Khafre, "Chephren" Second Pyramid Builder
"It is evident that nature had long since learned how to make men"
Of his successor and rival Pyramid builder, Khafre, we know something almost at first hand; For the diorite portrait which is among the treasures of the Cairo Museum pictures him, if not as he looked, certainly as we might conceive this Pharaoh of the second pyramid
He ruled Egypt for fifty six years.
On his head is the falcon, symbol of the royal power; but even without that sign we should know that he was every inch a king.
Proud, direct, fearless, piercing eyes; a powerful nose and a frame of reserved and quiet strength;
It is evident that nature had long since learned how to make men, and art had long since learned how to represent them.
However, the pyramid of Khufu has lost twenty feet of its height, and all its ancient marble casing is gone; perhaps Time is only leisurely with it.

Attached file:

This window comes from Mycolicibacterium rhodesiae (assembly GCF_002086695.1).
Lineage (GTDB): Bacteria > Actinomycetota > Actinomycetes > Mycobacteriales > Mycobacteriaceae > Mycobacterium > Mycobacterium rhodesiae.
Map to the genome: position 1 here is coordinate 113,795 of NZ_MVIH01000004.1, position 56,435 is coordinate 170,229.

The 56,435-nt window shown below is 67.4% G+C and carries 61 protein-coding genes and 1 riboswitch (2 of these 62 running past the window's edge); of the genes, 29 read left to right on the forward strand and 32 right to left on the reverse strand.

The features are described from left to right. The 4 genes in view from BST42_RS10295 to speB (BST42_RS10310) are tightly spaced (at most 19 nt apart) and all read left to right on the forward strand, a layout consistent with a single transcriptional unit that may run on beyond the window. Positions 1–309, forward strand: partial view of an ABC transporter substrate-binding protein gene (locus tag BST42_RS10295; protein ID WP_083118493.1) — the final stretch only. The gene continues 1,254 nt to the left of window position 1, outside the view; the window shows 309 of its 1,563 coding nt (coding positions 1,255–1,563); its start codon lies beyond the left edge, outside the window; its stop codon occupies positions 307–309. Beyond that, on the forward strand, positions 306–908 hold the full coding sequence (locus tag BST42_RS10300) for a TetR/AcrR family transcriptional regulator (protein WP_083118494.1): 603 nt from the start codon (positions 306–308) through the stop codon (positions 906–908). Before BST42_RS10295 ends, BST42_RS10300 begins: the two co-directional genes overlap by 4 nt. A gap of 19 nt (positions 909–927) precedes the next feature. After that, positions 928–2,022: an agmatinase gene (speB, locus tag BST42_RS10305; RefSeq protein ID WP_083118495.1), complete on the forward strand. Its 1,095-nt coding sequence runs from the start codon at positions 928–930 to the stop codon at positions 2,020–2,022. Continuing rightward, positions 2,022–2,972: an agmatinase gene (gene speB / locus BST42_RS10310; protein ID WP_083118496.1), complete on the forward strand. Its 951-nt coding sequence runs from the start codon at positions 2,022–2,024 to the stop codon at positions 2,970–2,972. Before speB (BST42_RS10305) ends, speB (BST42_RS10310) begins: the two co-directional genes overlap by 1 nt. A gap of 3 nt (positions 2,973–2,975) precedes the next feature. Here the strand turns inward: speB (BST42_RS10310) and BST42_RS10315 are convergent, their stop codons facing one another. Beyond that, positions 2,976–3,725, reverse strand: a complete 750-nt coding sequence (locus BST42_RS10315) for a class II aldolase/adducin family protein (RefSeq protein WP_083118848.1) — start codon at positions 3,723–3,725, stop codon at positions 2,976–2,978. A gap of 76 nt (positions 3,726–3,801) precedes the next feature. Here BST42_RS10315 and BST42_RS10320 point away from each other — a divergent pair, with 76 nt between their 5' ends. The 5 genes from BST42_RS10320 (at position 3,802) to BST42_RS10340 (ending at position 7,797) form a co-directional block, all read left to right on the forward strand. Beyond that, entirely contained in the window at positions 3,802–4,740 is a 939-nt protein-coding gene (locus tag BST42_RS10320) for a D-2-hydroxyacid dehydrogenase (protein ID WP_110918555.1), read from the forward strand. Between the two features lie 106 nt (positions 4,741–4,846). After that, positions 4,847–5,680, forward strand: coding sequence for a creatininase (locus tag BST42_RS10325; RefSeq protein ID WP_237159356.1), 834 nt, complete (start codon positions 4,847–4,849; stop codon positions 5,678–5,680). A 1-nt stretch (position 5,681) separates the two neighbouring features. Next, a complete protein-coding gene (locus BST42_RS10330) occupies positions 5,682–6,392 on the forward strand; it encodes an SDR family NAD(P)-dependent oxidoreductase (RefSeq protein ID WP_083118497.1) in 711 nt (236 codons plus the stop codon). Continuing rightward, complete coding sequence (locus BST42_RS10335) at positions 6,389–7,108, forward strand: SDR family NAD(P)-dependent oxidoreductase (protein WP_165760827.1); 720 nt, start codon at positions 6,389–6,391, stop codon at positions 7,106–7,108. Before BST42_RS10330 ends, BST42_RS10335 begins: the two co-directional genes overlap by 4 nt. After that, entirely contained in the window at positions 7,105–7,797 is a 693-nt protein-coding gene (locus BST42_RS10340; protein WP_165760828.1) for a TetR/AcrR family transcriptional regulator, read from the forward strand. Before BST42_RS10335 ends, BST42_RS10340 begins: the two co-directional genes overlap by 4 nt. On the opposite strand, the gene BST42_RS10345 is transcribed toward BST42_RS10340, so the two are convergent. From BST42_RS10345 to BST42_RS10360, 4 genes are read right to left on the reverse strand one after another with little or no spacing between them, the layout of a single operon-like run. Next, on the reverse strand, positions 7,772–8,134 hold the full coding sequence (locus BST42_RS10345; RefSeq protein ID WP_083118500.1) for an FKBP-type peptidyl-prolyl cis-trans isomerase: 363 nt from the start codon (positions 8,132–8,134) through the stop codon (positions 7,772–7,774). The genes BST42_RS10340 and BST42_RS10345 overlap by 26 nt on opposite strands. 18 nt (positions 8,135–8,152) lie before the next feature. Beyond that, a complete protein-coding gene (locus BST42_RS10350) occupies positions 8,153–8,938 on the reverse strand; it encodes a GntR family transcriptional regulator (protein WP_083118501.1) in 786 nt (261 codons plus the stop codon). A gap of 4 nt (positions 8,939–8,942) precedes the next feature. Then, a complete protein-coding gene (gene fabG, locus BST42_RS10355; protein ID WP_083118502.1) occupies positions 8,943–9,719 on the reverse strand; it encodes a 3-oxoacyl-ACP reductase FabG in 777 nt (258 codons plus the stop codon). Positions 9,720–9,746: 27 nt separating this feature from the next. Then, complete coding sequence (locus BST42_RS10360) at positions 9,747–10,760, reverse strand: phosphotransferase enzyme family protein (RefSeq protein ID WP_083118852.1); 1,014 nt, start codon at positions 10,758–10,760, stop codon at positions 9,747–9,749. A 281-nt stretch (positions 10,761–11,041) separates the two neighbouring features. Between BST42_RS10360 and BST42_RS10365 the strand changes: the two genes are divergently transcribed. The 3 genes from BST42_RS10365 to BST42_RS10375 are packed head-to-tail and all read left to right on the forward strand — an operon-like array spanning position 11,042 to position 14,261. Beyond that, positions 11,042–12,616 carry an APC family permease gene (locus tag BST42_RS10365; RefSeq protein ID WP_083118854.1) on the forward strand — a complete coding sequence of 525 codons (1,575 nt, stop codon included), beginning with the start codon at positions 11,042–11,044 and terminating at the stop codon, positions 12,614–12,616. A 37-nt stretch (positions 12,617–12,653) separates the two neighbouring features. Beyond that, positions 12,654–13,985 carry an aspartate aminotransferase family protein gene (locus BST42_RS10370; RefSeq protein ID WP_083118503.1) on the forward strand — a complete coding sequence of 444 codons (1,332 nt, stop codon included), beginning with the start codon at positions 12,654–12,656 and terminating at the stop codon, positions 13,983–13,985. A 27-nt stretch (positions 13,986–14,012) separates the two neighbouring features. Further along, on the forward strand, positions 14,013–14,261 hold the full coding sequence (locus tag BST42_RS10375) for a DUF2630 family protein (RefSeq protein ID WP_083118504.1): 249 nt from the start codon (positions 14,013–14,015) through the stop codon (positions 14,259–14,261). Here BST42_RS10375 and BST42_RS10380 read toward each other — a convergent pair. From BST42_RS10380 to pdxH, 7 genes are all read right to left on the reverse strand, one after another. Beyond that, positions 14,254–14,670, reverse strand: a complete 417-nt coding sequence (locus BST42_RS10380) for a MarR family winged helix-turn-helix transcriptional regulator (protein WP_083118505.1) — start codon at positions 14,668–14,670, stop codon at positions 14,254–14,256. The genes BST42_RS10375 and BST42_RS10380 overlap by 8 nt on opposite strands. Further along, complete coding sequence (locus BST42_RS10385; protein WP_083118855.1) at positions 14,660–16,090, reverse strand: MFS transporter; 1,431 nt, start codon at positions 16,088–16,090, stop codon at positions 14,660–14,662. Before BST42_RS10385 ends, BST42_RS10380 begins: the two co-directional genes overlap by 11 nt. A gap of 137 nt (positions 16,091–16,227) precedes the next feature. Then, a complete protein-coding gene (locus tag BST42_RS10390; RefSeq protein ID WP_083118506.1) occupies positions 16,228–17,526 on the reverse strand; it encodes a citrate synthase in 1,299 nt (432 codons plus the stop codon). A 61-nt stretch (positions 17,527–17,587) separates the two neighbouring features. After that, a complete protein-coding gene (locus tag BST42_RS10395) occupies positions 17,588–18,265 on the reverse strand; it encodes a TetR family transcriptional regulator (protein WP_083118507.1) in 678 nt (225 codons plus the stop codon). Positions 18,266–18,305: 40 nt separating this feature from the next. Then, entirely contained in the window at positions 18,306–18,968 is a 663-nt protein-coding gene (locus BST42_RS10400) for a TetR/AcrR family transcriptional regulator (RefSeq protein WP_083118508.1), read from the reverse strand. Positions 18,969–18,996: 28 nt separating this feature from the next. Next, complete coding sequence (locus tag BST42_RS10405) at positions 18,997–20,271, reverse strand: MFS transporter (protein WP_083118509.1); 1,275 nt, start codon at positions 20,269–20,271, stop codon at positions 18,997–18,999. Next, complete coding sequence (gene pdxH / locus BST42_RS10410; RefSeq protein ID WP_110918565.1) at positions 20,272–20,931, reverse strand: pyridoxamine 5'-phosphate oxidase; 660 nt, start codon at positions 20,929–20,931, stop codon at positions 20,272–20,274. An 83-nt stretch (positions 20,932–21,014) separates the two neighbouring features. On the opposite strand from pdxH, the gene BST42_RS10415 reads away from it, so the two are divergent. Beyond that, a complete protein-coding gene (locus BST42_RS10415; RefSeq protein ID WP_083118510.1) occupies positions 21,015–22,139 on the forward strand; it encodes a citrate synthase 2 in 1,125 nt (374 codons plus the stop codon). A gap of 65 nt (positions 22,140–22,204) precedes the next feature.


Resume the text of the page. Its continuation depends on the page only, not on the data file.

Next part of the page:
Beside it stands Khafre's pyramid, a trifle smaller, but still capped with the granite casing that once covered it all.
Humbly beyond this squats the pyramid of Khafre's successor Menkaure, covered not with granite but with shamefaced brick, as if to announce that when men raised it the zenith of the Old Kingdom had passed.
The statues of Menkaure that have come down to us show him as a man more refined and less forceful than Khafre.
Civilization, like life, destroys what it has perfected.
Already, it may be, the growth of comforts and luxuries, the progress of manners and morals, had made men lovers of peace and haters of war.
Suddenly a new figure appeared, usurped Menkaure's throne, and put an end to the pyramid builder dynasty.
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